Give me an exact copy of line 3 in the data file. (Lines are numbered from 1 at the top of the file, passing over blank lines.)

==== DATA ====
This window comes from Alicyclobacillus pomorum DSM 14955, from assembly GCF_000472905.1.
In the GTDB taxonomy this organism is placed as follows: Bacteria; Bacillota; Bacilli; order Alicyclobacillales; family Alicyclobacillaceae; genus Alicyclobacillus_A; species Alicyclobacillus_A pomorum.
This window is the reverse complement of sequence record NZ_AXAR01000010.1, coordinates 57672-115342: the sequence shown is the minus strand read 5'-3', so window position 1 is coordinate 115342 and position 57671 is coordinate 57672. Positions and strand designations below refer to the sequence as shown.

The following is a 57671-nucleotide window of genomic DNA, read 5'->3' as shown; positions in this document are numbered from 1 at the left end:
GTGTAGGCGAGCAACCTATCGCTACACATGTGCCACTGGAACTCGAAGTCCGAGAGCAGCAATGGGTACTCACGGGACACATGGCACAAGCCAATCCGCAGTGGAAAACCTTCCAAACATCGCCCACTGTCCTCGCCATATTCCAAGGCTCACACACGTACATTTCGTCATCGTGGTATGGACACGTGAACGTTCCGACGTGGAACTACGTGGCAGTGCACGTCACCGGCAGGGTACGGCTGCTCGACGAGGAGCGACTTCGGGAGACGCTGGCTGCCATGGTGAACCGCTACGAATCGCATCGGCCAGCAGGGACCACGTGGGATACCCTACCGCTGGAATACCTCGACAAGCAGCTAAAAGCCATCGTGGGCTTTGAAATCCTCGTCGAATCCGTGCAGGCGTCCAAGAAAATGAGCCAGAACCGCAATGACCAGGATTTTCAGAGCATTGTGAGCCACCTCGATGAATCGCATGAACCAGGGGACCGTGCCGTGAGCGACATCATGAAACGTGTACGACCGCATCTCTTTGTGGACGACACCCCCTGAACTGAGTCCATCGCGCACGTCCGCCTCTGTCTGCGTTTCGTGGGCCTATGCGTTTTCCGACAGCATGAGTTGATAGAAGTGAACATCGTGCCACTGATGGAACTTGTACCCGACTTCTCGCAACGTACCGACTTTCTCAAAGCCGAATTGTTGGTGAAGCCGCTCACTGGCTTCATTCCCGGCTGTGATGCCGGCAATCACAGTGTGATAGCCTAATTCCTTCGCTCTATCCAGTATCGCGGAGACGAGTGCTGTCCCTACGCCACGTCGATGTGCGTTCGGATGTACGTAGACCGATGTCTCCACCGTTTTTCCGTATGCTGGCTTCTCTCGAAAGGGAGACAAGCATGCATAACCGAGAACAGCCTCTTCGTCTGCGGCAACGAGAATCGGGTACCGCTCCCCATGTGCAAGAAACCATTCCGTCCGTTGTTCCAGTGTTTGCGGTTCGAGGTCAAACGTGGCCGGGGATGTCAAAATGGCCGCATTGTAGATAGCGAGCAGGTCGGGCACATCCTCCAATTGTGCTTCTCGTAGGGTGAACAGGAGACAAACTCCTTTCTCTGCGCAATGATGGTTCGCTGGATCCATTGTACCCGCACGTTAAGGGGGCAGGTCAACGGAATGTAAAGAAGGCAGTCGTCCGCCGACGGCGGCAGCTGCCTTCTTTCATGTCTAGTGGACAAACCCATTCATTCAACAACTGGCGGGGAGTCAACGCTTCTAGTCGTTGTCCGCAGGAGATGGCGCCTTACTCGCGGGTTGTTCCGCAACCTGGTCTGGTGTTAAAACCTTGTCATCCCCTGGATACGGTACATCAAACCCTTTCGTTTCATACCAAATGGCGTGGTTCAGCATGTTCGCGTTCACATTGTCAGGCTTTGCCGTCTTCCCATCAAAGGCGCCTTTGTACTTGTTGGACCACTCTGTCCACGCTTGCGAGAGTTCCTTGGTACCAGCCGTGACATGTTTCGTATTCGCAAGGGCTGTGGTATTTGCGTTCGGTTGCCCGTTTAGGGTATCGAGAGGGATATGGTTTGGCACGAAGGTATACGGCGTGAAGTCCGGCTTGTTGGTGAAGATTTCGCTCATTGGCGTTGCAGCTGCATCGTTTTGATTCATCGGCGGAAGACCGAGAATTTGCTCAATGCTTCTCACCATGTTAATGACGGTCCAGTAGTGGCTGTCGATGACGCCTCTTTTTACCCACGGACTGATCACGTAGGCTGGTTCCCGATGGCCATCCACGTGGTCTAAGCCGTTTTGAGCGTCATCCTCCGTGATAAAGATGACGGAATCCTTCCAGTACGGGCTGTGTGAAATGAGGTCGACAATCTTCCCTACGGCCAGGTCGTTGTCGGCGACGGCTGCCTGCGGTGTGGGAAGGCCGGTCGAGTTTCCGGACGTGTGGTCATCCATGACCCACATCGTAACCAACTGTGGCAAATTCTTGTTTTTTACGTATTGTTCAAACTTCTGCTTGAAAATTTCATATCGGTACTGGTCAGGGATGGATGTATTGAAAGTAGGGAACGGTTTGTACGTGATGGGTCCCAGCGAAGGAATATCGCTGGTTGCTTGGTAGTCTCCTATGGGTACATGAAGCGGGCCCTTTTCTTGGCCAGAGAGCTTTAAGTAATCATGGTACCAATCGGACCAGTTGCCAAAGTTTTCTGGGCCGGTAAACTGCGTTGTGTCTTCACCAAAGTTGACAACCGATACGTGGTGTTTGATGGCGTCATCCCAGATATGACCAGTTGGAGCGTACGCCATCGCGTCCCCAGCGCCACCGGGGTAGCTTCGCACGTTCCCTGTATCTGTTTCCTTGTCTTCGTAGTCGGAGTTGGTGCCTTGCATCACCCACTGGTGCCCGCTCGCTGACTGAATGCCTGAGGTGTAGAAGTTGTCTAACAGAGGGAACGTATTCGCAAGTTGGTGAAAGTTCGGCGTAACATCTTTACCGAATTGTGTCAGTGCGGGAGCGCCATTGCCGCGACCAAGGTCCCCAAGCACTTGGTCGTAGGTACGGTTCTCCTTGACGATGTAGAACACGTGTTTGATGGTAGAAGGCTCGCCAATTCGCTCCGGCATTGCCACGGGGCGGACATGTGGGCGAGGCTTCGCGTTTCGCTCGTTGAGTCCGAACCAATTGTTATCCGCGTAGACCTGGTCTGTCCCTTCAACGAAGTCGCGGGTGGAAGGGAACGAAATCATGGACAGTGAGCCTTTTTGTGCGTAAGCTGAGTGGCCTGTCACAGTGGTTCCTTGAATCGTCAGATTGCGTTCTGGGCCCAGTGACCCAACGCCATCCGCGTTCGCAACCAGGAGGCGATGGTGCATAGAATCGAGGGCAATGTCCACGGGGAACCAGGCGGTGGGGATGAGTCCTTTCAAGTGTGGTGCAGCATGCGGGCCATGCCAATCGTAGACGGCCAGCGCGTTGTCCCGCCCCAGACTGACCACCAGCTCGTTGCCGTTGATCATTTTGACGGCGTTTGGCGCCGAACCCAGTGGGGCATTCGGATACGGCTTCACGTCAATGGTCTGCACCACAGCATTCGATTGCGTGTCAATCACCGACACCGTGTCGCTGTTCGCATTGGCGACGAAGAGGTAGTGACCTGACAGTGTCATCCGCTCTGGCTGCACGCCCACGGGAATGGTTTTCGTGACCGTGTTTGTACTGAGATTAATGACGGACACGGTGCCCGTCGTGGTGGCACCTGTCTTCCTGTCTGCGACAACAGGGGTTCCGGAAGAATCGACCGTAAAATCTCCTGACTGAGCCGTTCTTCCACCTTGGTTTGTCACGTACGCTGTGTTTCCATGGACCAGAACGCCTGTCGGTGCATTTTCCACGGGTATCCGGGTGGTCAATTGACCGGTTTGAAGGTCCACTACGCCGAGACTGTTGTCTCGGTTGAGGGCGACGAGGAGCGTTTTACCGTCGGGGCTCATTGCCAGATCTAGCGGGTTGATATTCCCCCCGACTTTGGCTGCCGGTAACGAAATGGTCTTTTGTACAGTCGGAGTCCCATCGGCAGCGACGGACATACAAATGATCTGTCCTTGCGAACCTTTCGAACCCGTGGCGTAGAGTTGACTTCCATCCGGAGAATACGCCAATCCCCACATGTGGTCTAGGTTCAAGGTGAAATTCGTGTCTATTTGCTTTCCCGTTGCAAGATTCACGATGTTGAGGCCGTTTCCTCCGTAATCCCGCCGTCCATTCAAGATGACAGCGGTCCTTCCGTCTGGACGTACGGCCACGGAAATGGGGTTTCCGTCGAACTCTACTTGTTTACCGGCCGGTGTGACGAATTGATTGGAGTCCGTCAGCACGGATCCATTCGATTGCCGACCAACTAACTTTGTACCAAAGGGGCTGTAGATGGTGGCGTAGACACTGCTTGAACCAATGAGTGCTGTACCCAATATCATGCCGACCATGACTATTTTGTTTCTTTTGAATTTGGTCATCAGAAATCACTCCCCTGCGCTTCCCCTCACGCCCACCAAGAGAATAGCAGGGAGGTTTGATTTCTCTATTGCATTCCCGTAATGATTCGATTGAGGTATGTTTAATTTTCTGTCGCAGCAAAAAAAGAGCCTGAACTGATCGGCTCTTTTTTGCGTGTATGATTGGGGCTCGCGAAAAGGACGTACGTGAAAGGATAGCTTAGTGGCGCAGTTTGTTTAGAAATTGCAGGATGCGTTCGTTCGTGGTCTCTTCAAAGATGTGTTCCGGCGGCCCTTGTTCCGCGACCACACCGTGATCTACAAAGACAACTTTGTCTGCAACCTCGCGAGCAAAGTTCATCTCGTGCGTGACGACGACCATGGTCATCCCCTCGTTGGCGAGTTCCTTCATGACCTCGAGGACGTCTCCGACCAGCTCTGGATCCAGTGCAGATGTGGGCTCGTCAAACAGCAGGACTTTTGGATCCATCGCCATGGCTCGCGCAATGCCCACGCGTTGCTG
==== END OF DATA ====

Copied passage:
This window is the reverse complement of sequence record NZ_AXAR01000010.1, coordinates 57672-115342: the sequence shown is the minus strand read 5'-3', so window position 1 is coordinate 115342 and position 57671 is coordinate 57672. Positions and strand designations below refer to the sequence as shown.